Lions And Wallabies Renew Hostilities

Image courtesy of Rogers/Getty Images
Mike Phillips will be a constant menace to Australia from the back of the scrum. Image courtesy of Rogers/Getty Images
After a handful of warm-up games, the British and Irish Lions get down to serious business on Saturday with the first Test against the Wallabies in Brisbane. Despite a 2-1 series loss last time around, the Lions started the 2001 series in fine fashion with a dominating 29-13 win at the ‘Gabba in the opening encounter with Australia.

In 2001, the Lions beat the Waratahs 41-24 in the last lead-up match played by the Lions’ top squad prior to the Test series, and there was a similar result in last Saturday’s tune-up against New South Wales with the tourists winning easily 47-17 . The two-point loss to the Brumbies midweek with a patched together second squad will mean absolutely nothing when the teams run out on to the field on Saturday night.

As expected, Wallabies coach Robbie Deans named James O’Connor at fly-half, but opted for Berrick Barnes at fullback instead of Kurtley Beale, who has been very light on for game time due mainly to issues arising from various incidents throughout the year. The Waratahs and, in particular, the Reds, have stretched the Lions’ defence at times, and the selection of Christian Leali’ifano at inside centre. The absence of Welsh bulldozer James Roberts means the Brumbies utility will be defending someone more his size in the form of ageing Irish magician Brian O’Driscoll Former league star Israel Folau will undergo a baptism of fire at Test level starting on the wing, even though he has been playing in the No. 15 jersey for the ‘Tahs in Super Rugby.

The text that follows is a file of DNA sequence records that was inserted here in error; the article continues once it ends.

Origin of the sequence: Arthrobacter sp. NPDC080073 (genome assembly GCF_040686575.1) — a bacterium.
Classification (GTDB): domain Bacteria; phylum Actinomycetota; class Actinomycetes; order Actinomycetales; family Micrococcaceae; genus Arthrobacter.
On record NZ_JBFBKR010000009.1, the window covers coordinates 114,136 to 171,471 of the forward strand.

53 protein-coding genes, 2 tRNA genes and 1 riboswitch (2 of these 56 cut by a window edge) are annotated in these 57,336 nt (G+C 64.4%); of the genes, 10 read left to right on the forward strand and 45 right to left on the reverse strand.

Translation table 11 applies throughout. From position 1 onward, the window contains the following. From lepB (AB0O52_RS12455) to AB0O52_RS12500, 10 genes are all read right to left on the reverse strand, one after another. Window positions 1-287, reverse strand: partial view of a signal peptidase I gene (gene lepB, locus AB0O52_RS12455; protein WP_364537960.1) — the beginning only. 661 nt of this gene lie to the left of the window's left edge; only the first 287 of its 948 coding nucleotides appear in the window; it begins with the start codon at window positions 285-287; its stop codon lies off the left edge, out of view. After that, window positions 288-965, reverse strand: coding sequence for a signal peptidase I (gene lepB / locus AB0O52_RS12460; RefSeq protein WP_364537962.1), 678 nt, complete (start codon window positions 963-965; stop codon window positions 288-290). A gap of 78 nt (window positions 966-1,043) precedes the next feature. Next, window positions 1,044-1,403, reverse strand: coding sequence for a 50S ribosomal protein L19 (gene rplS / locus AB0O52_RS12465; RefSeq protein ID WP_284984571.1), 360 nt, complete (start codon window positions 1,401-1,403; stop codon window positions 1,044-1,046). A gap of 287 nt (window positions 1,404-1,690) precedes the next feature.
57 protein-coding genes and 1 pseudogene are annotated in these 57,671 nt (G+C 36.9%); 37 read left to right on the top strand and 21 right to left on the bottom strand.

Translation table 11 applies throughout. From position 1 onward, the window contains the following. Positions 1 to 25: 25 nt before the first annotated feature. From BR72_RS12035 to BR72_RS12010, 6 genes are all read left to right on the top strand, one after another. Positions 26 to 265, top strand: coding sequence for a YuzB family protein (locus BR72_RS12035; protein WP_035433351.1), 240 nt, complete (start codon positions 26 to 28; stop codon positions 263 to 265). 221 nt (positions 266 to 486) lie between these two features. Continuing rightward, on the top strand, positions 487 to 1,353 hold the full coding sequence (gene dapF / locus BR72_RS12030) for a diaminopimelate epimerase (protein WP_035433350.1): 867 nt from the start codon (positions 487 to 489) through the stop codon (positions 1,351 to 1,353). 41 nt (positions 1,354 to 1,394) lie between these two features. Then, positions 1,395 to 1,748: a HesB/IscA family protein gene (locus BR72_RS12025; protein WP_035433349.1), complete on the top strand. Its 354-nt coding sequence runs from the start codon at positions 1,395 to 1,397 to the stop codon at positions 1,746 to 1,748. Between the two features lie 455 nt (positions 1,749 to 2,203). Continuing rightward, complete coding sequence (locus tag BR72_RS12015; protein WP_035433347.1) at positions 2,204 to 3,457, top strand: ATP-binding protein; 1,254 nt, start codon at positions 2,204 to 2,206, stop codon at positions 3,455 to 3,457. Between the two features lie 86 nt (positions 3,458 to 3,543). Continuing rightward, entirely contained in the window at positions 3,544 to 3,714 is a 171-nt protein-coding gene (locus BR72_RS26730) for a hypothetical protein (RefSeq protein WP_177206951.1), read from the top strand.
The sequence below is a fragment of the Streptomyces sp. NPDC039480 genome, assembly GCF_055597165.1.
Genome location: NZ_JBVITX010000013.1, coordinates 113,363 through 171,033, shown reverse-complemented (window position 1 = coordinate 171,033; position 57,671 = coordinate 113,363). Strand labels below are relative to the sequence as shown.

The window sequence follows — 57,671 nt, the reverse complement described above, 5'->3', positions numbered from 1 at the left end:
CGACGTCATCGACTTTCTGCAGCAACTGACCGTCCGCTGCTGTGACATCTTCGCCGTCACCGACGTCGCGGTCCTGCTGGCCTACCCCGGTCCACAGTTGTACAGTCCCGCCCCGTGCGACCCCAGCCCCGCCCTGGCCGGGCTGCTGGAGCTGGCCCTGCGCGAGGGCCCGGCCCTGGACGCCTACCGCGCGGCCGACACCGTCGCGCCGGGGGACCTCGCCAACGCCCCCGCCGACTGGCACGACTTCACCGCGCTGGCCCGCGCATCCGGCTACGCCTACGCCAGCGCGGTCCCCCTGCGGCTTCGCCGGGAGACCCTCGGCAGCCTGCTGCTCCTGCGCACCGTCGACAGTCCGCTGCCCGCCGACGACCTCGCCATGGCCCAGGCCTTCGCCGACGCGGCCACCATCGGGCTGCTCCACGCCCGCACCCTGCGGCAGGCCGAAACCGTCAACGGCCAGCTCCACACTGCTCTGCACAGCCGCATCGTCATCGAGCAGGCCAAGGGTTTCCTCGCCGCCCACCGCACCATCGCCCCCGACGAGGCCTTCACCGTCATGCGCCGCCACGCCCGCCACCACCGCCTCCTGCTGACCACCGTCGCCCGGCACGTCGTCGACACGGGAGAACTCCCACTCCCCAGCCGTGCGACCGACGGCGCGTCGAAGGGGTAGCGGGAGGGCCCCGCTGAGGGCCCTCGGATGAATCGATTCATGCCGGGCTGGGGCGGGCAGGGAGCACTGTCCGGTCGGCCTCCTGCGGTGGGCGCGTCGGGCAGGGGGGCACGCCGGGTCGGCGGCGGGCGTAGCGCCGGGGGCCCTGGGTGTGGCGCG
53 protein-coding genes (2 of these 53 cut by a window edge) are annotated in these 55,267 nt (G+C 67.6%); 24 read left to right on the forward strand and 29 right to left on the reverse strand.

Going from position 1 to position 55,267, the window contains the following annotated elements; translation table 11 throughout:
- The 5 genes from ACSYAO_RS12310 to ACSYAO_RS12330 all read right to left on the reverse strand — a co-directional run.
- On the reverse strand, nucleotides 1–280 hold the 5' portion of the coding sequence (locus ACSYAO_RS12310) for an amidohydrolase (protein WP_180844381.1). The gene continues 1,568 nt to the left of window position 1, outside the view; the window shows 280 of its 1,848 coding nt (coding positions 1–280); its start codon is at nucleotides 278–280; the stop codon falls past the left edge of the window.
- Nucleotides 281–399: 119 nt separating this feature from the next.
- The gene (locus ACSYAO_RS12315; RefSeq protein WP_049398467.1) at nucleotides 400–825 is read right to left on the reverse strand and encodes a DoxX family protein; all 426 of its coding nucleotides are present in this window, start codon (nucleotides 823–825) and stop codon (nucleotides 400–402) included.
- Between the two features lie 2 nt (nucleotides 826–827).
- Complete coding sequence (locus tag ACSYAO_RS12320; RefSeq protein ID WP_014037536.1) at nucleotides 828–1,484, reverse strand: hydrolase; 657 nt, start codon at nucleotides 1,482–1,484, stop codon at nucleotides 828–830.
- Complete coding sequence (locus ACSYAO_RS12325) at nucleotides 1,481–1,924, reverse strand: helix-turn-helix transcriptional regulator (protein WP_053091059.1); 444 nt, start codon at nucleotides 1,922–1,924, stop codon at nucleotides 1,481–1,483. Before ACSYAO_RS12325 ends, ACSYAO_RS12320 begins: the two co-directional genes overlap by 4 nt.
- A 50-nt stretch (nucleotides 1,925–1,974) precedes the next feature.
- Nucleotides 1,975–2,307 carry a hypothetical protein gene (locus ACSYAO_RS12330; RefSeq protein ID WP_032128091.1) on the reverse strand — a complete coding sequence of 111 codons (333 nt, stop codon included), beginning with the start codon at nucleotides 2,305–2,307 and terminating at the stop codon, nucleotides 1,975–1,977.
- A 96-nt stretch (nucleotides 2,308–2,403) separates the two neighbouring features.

O’Connor has started just one Test at fly-half for Australia. That was at the end of 2011 when he and Will Genia started in the halves as the Wallabies accounted for Wales 24-18 at Millenium Stadium in Cardiff. The 22-year-old has been the Melbourne Rebels’ chief playmaker this season, but he still lack genuine experience in the role at international level.

The breakdown will be crucial, especially if the Lions play tightly, as expected. With Australia’s best ball pilferer David Pocock out injured, plenty of pressure falls on rising star Michael Hooper. The youngster proved on the Northern Hemisphere tour in 2012 that he is a first-class scavenger, and his battle with Sam Warburton could well go a long way to deciding the match. He’s joined in the back-row by Wycliff Palu, who has overcome a knee complaint, while Ben Mowen makes his debut as blindside flanker.

As expected, Lions and Wales coach Warren Gatland named eight of his Six Nations-winning team to start, including five in the backline. It’s a decision unlikely to concern the Australians given the Wallabies have won their last six Tests against Wales. Alongside O’Driscoll, Jonathan Sexton is the only other backline player who doesn’t wear the Red Dragons badge.

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